Jacqueline Hodgson and Edward Cape (University of Warwick - School of Law and University of the West of England (UWE) - Bristol Law School) have posted The Right to Access to a Lawyer at Police Stations: Making the European Union Directive Work in Practice (New Journal of European Criminal Law, Vol. 5, Issue 4, 2014) on SSRN. Here is the abstract:
Recent EU Directives provide for a range of procedural protections for suspects and accused persons, going beyond the more broadly articulated standards set out in the European Convention of Human Rights. These reforms are to be welcomed, but their implementation poses a range of challenges for Member States. Drawing on recent empirical research, this article focuses on one measure, the right to legal assistance during police custody. It discusses the range of complex and often inter-related factors that operate to help or to hinder the process of ensuring that the right is ‘practical and effective’ and not merely ‘theoretical and illusory’. Member States do not share a common procedural tradition and alongside ensuring sufficient financial and human resources, effective implementation will require shifts in the legal and occupational cultures of police, prosecutors and the criminal bar.
Samuel R. Bagenstos (University of Michigan Law School) has posted Who is Responsible for the Stealth Assault on Civil Rights? (Michigan Law Review, Vol. 114, 2016 Forthcoming) on SSRN. Here is the abstract:
Although every practicing lawyer intuitively knows that a legal right or obligation is worth nothing more than the remedy for its violation, journalists and the general public too rarely focus on the important remedial questions addressed by the courts. That is a shame. As Sarah Staszak shows in her recent book, No Day in Court, the Supreme Court has repeatedly closed off avenues for enforcing civil rights in recent years. But rather than attend to these incredibly consequential remedial decisions, journalists — and even many scholars — have generally focused on the Court’s substantive decisions regarding the scope of civil and constitutional rights. A number of those substantive decisions — notably including cases involving gay rights, capital punishment, and prison conditions — have reached politically liberal results. But to look at those decisions and conclude that this is a moderate Supreme Court is to miss the more fundamental point that, whatever the scope of the substantive rights it is willing to recognize, the Court’s remedial decisions have made it more difficult to vindicate those rights. It is those remedial decisions, and not the Court’s rulings on substantive rights, that have made it difficult, for example, to challenge excessive uses of force by law enforcement.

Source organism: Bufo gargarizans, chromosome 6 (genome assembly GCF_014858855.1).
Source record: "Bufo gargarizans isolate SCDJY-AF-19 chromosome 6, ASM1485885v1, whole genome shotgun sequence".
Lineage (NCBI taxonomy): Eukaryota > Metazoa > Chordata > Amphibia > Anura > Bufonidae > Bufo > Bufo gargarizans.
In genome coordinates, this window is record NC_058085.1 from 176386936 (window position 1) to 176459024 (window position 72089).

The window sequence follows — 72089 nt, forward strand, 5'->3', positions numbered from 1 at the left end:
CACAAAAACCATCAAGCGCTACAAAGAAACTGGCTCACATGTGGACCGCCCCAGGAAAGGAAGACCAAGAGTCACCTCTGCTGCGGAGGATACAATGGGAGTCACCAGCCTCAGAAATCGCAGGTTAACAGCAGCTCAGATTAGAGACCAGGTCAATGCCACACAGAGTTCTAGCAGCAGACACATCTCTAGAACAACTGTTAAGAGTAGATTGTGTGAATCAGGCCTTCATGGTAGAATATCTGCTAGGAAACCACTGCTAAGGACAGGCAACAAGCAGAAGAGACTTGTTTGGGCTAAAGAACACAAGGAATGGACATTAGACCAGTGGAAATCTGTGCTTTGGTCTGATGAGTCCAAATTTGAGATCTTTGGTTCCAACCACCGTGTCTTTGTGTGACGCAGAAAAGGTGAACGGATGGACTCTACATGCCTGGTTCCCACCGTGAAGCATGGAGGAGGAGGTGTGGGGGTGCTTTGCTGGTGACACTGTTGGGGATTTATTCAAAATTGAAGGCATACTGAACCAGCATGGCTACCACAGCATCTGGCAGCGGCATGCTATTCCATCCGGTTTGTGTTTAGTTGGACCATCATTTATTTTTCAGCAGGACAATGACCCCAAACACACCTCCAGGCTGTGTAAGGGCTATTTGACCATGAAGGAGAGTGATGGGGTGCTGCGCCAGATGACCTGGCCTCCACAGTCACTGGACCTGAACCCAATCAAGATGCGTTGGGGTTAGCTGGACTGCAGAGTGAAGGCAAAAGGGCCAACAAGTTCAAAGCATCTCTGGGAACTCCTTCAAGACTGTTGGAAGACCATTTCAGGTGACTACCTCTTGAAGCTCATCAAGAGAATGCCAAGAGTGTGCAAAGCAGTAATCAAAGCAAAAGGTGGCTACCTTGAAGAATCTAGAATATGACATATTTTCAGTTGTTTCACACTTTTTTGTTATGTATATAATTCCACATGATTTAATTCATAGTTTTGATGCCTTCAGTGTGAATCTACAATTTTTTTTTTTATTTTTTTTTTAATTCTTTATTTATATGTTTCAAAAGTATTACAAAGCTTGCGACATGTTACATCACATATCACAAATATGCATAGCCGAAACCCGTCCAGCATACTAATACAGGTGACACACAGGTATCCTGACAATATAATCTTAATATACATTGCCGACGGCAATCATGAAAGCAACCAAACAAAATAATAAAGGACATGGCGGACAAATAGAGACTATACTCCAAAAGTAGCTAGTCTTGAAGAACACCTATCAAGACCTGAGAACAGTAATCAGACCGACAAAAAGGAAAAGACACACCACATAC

Thursday, May 28, 2015
Catherine E White has posted Comment: 'I Did Not Hurt Him...This Is a Nightmare': The Introduction of False, But Not Fabricated, Forensic Science in Police Interrogations (Wisconsin Law Review, Forthcoming) on SSRN. Here is the abstract:
Junk sciences, such as bitemark analysis, fire science, shaken baby syndrome, and handwriting analysis, have been deceiving juries for years. Courts and the scientific community once regarded these forensic sciences as reliable evidence, but they have since been proven unreliable. Almost fifty percent of the cases overturned by DNA testing involve junk sciences. This Comment focuses on a subset of those wrongful convictions: cases in which the junk science deceived not only the jury but the defendant as well.
When the police discuss forensic evidence with a suspect during an interrogation, the suspect sometimes confesses to committing the crime in a manner consistent with the forensic evidence. If the court convicts the suspect and the scientific community later determines that the forensic evidence is unreliable, retrial is necessary. The unreliability of the junk science undermines confidence in the confession. This Comment surveys the empirical studies on false confessions and argues that junk science is a type of false evidence that multiple studies have demonstrated increases the risk of a false confession. In fact, junk science may be even more likely than other types of false evidence to spur a false confession.
Raul Caruso (Catholic University of the Sacred Heart of Milan) has posted What is the Relationship between Unemployment and Rape? Evidence from a Panel of European Regions on SSRN. Here is the abstract: